JAN 2014

EyeWorld is the official news magazine of the American Society of Cataract & Refractive Surgery.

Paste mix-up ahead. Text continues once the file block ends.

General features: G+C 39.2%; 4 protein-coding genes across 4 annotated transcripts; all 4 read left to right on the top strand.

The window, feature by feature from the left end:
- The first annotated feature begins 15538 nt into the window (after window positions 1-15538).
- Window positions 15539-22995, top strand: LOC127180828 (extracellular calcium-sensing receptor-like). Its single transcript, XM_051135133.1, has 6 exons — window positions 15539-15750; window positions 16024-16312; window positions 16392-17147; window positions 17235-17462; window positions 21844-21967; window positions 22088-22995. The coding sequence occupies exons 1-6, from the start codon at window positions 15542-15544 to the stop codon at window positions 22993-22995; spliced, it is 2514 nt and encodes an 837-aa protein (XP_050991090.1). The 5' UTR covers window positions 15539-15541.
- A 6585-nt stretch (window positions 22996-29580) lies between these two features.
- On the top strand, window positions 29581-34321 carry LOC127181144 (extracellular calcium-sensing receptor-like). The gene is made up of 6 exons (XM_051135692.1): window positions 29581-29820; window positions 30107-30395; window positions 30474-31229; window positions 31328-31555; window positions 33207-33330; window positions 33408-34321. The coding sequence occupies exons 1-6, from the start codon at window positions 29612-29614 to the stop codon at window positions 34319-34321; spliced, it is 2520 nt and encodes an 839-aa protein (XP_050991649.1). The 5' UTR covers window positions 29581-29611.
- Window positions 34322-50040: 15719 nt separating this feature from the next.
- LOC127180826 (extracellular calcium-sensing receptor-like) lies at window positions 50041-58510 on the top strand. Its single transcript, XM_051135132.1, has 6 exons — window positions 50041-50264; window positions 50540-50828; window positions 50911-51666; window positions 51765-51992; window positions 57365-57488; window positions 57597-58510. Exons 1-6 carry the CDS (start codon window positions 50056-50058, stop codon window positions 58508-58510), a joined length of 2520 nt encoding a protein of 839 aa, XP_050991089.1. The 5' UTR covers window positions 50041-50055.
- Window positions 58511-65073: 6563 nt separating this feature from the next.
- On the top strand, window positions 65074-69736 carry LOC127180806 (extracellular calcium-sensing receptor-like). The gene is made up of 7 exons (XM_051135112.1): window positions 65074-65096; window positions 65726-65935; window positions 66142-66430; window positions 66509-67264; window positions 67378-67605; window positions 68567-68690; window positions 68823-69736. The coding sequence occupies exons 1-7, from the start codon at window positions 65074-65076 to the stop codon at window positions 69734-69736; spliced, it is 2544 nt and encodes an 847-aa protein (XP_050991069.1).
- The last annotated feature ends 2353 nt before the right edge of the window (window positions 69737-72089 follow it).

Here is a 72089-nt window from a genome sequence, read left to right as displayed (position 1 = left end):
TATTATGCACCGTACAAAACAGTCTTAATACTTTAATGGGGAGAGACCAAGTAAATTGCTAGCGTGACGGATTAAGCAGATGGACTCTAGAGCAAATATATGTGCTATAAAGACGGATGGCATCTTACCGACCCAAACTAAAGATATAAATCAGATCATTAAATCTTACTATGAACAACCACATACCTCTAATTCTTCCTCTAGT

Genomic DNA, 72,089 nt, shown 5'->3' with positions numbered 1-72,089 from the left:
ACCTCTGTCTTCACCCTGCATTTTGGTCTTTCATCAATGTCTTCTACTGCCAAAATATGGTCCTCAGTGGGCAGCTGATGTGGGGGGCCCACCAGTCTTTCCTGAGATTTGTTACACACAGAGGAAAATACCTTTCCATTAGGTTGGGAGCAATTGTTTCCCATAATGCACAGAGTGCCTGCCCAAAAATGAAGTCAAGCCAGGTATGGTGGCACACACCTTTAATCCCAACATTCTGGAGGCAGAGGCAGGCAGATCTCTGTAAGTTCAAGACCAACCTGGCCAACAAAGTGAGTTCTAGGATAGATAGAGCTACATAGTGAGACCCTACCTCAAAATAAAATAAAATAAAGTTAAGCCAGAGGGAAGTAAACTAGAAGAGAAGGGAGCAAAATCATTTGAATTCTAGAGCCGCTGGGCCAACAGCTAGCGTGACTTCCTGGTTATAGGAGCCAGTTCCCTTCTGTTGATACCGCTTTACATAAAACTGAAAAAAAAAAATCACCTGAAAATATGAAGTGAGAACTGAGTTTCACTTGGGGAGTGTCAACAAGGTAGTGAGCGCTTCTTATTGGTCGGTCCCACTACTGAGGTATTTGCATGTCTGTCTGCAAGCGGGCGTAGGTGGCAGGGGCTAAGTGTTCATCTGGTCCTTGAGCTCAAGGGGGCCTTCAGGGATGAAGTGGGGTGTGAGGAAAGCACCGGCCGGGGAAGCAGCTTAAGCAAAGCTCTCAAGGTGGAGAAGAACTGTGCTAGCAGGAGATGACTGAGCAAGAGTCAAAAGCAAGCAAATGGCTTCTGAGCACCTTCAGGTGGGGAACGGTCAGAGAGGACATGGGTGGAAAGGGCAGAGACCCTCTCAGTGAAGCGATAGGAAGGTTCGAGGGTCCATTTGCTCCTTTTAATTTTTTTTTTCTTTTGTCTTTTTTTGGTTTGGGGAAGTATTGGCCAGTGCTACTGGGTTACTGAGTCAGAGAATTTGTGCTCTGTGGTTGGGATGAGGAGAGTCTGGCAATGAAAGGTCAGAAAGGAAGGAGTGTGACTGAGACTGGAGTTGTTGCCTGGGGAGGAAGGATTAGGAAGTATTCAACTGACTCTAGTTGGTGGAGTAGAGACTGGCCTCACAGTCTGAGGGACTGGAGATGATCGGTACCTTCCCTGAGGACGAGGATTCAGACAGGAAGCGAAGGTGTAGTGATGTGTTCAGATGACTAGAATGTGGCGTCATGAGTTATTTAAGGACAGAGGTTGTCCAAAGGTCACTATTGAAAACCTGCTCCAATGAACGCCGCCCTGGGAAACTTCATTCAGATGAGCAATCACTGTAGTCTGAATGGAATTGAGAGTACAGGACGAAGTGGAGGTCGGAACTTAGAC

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48 EW GLAUCOMA January 2011 February2014 The role of cataract surgery in glaucoma management by Tony Realini, MD Emerging data suggest cataract surgery may provide a significant reduction in intraocular pressure cataract surgery in glaucomatous eyes, he said, "but molecular mechanisms that might be at play in nonglaucomatous eyes remain elusive." Clinical impact B oth cataract and glaucoma are diseases related to aging. Both become more common as we get older. As Americans live longer and the population ages, the number of our patients with both cataract and glaucoma is going to increase. The two conditions can be managed completely separately from one another, and often are. However, emerging data suggest that cataract surgery alone can provide significant IOP reduction. Is there a role for cataract extraction in the management of glaucoma, and does the diagnosis of glaucoma alter the indication for cataract surgery? Cataract surgery lowers IOP Numerous studies have demonstrated that IOP goes down after cataract surgery. Most of these studies have important limitations and caveats. One of the most compelling studies demonstrating the effect of cataract surgery on IOP is a recent post hoc analysis from the Ocular Hypertension Treatment Study (OHTS). "Among this well-characterized ocular hypertensive cohort, phacoemulsification decreased IOP by 4.0 mm Hg, a 16.5% drop from preoperative IOP," in 63 untreated subjects in the observation arm, according to James Brandt, MD, University of California, Davis. "This effect was sustained for at least one year without medication." This is a substantial effect. As a benchmark, 4 mm Hg is as much or more than would be expected when adding any adjunctive therapy to a prostaglandin. "But can we assume that phaco alone generally result in an IOP drop of about 4 mm Hg in our glaucoma patients? Probably not," he said. He pointed out that patients in OHTS did not have glaucoma, and those in the observation arm were on no medications. This is very different from our glaucoma patients iStent next to the I/A tip following placement. In clinical trials, IOP <21 mm Hg on no medications 12 months postoperatively was achieved by 72% of iStent eyes and 50% of cataract alone eyes. Source: Jonathan D. Solomon, MD on medical therapy who undergo cataract surgery, he said, and the OHTS findings may not apply to them. Even more recently, we have learned the power of cataract surgery in lowering IOP from the several so-called microinvasive glaucoma surgery (MIGS) procedures that have been developed and evaluated as add-on therapies at the time of cataract surgery. The iStent trabecular micro-bypass shunt (Glaukos, Laguna Hills, Calif.) has been approved for this indication. In clinical trials, IOP reduction was compared in eyes undergoing cataract surgery and iStent implantation versus cataract surgery alone. In the key registry trial, glaucoma patients with IOP <24 mm Hg on one to three medications randomly underwent cataract surgery with or without iStent placement. The primary outcome—IOP <21 mm Hg on no medications 12 months postoperatively —was achieved by 72% of iStent eyes and 50% of cataract alone eyes (p<0.001). This result was adequate to garner FDA approval. It is worth noting that 50% of patients undergoing cataract surgery alone enjoyed significant IOP reduction accompanied by elimination of the need for medications. In fact, the average IOP reduction after cataract surgery alone was 8.5 mm Hg. However, many of these patients were back on medications a year after surgery, so this result is not directly comparable to the OHTS result. How does cataract surgery lower IOP? The mechanism by which cataract surgery lowers IOP involves enhanced trabecular outflow, said Douglas Rhee, MD, Case Western Reserve University, Cleveland. "The extent to which phacoemulsification lowers IOP is correlated to the degree of anterior chamber deepening postoperatively," he said. "In fact, eyes with narrow angles preoperatively enjoy greater IOP reductions than eyes that are relatively deep preoperatively." In addition to this mechanical mechanism, there may be molecular mechanisms in play. "In an in vitro study of cultured human trabecular meshwork cells, the stress hormone interleukin-1 alpha is released from the trabecular meshwork of glaucomatous but not healthy eyes when exposed to ultrasound," Dr. Rhee explained. This mechanism may play a role in mediating IOP reduction after Dr. Brandt has developed a checklist for decision-making in glaucoma patients with cataract. It begins with staging the glaucoma. "Determine a target IOP. Is cataract surgery with or without MIGS going to get you there?" Then, perform gonioscopy. "We perform this at diagnosis, but we don't always repeat it over time, so we may miss progressive angle narrowing, which can help identify patients most likely to enjoy an IOP reduction after cataract surgery." He also recommends thinking ahead of time about what your options may be for managing potential IOP spikes postoperatively, considering patient life expectancy when setting targets and planning interventions, and managing expectations for surgical outcomes proactively. Dr. Brandt feels that in patients with mild glaucoma, cataract surgery alone may be an appropriate first surgical intervention, although there may be a role for ab interno procedures such as the iStent because they do not involve the conjunctiva, which may be needed for conventional filtering surgery later in the disease process. "Glaucoma specialists are a conservative lot—we take the long view in managing a slowly progressive disease and are painfully aware that our surgical procedures last only 5–10 years in most patients," he said. "Keeping options open for patients who are living longer and longer is an important part of the equation." EW Editors' note: Dr. Rhee has financial interests with Alcon (Fort Worth, Texas), Allergan (Irvine, Calif.), AqueSys (Aliso Viejo, Calif.), Merck (Whitehouse Station, N.J.), and Santen (Osaka, Japan). Dr. Brandt has financial interests with Alcon, Allergan, Carl Zeiss Meditec (Jena, Germany), and Glaukos. Contact information Brandt: jdbrandt@ucdavis.edu Rhee: dougrhee@aol.com